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Slow. Look. Live. | Clarissa Tossin
May 8, 2020 @ 4:00 pm - 5:00 pm
Artist in Residence, EMPAC / Rensselaer, Troy, NY
Is it necessary—or even feasible—to maintain the same habits and practices we held before the world went on lockdown? Los Angeles–based artist Clarissa Tossin, currently an artist-in-residence at the Curtis. R. Priem Experimental Media and Performing Arts Center at Rensselaer, New York, discusses a redefinition of productivity and her inspiration right now. Tossin also unveils in-progress projects and plays an excerpt from a recent score using 3-D-printed replicas of pre-Columbian musical instruments.
Join a regional, national, and international group of participants on Fridays at 4 p.m. (MDT) with Rachel Ropeik, AAM Learning Director, on Instagram Live and Instagram Stories @AspenArtMuseum.
Image Credit:A clip from Clarissa Tossin’s work-in-progress presentation for Mojo’q che b’ixan ri ixkanulab’ / Antes de que los Volcanes Canten / Before the Volcanoes Sing at EMPAC / Rensselaer. Working with 3D-printed versions of pre-Columbian wind instruments held in US and Guatemalan museum collections, Tossin and her collaborators discuss the prototypes produced with anthropologist/archaeologist Jared Katz, the Mayer Post-Doctoral Curatorial Fellow for Pre-Columbian Art at the Denver Art Museum.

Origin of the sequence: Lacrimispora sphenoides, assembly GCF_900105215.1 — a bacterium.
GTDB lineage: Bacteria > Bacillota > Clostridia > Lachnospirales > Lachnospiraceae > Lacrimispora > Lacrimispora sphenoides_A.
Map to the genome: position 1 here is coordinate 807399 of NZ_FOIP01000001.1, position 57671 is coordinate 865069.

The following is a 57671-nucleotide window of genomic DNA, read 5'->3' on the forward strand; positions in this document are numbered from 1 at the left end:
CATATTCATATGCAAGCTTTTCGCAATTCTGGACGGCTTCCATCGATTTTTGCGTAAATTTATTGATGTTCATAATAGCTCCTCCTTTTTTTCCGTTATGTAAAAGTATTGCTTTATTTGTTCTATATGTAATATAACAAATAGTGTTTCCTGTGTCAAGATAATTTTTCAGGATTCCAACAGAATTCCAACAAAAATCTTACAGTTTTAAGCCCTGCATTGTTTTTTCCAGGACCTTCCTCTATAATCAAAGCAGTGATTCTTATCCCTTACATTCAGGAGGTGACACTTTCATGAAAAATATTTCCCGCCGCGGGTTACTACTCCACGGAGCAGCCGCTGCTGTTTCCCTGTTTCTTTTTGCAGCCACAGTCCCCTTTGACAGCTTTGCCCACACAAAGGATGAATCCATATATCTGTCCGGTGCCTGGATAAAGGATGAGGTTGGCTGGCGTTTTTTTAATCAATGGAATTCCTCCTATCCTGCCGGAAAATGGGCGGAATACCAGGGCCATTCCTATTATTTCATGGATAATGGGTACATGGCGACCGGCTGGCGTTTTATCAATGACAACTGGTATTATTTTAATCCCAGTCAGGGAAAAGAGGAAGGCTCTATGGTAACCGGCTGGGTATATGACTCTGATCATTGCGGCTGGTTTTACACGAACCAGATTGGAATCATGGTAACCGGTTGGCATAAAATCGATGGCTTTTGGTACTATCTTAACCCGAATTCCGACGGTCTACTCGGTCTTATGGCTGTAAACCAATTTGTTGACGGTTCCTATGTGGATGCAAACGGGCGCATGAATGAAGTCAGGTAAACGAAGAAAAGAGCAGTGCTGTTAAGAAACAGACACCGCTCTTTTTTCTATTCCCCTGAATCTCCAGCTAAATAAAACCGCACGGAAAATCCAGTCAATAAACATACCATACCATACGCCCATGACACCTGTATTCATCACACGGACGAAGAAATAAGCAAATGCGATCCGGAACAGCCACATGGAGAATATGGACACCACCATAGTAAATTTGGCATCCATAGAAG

Initiated during this period of unprecedented physical distancing, Slow.Look.Live., offers an occasion to slow down and reflect with deeper intention on artistic processes and dialogues. Introducing a range of artists, curators, and thinkers, the new initiative focuses on how perception, creation, and community are being shaped by our various current geographical locations. Each week, we chart the relationships of our guests to the changing world, their immediate environments, and their studios. As we continually redefine how art can be made and experienced, Slow.Look.Live., will evolve indefinitely as a core program for Aspen Art Museum’s visitors and beyond.